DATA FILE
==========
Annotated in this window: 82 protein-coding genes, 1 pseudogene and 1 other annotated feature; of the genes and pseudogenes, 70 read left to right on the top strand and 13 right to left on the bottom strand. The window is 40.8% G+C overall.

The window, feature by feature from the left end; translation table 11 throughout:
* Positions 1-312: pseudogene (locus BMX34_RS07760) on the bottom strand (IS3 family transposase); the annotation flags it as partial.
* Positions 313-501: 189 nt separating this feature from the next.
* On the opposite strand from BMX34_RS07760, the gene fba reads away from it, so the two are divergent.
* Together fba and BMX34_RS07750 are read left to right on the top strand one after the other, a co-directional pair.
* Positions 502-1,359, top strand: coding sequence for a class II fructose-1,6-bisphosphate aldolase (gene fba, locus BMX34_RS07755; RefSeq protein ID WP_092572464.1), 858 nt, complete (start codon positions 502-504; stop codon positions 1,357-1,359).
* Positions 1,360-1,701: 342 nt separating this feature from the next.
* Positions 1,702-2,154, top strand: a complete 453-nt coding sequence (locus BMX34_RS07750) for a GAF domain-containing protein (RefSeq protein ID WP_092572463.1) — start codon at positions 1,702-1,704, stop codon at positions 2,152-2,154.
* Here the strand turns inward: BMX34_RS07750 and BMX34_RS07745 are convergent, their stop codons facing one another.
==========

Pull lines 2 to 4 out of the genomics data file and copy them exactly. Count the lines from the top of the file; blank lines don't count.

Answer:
The window, feature by feature from the left end; translation table 11 throughout:
* Positions 1-312: pseudogene (locus BMX34_RS07760) on the bottom strand (IS3 family transposase); the annotation flags it as partial.
* Positions 313-501: 189 nt separating this feature from the next.